The Santiago Network was established at COP25 in 2019 and can be described as the operational arm of the WIM. As the Santiago Network is a relatively new institutional addition to the WIM, the negotiating countries used COP26 to decide what the function of the network would be. Discussions on the Santiago Network’s functions started during COP’s first week – at the same time as the World Leaders Summit (UNFCCC, 2021b). As a result, observers were excluded from the negotiation space and were left to watch the negotiation on the COP26 platform – a tool designed for observers to follow the negotiations digitally. The negotiating parties managed to agree on the functions of the Santiago Network, but unsurprisingly with some difficulty. Before an agreement was reached, parties had different preferred options on how to operationalise the Santiago Network. The negotiating block containing mainly developing countries and emerging economies, G77+China, wanted to discuss the Santiago Network’s functions and form separately, based on a logic where one first decides to go from point A to point B (i.e. the function) and then decides how to arrive at point B (i.e. the institutional set-up). While the US and EU initially wanted to discuss form and function together, the outcome ultimately reveled that whilst the functions were finalised, the institutional form of the SN will only be discussed in June at the intersessional meeting.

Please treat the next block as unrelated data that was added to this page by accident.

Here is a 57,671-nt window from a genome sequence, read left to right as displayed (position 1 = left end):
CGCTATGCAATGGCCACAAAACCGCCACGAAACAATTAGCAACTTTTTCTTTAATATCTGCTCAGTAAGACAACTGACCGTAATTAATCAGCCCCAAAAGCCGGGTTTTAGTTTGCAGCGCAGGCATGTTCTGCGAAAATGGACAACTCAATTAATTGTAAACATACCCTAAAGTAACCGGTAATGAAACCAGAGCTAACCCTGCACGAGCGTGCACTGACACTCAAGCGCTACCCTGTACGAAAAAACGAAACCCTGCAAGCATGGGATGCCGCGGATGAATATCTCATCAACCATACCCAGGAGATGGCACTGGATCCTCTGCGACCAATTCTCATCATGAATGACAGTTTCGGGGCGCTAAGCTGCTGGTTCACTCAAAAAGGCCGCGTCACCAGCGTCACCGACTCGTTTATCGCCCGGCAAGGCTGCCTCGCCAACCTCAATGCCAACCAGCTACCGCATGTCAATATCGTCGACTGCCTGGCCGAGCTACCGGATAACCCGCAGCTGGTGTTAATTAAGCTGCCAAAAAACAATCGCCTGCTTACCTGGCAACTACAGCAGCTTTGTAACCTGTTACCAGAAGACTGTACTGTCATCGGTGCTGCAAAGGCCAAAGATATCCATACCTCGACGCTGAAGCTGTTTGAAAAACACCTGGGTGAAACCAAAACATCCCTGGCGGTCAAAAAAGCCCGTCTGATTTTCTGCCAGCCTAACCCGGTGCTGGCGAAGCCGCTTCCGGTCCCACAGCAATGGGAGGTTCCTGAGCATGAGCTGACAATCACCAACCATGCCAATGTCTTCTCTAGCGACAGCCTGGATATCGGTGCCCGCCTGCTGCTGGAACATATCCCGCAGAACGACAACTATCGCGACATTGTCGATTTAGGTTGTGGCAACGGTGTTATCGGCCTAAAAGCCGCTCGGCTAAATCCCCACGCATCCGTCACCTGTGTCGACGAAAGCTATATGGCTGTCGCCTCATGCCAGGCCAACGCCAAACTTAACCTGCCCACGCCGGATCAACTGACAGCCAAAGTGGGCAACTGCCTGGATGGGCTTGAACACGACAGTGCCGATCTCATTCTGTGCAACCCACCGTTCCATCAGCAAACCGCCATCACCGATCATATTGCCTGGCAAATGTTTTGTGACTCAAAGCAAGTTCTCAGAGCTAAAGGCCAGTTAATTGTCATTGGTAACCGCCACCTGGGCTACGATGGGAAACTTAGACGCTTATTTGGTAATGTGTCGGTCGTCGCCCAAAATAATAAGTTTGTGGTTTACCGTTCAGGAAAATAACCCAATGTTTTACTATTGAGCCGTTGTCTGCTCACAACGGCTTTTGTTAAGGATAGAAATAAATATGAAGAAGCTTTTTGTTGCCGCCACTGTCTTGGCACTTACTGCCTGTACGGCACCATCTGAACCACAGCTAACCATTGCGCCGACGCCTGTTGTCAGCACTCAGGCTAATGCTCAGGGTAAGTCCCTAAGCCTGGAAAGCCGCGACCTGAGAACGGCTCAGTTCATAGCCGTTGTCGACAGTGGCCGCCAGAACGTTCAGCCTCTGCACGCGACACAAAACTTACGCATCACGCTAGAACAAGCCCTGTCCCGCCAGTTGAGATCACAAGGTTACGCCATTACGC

For many countries, particularly within the Global South, there is a lot riding on Loss and Damage negotiations and, as with many aspects of the COP processes, a strong geopolitical charge underpins these talks. During informal consultations, the spokesperson for G77+China made a notable intervention with political undertones describing the functions as a means of transport. He said that one could go by walking, biking, by tuk-tuk or SUV, and highlighted that SUV’s are a very popular car in countries like the EU and the US. He finished his intervention by suggesting that one could also use a tank and that tanks have been imported in many of G77’s countries in the Middle East. There was an audible gasp in the room as this point was made.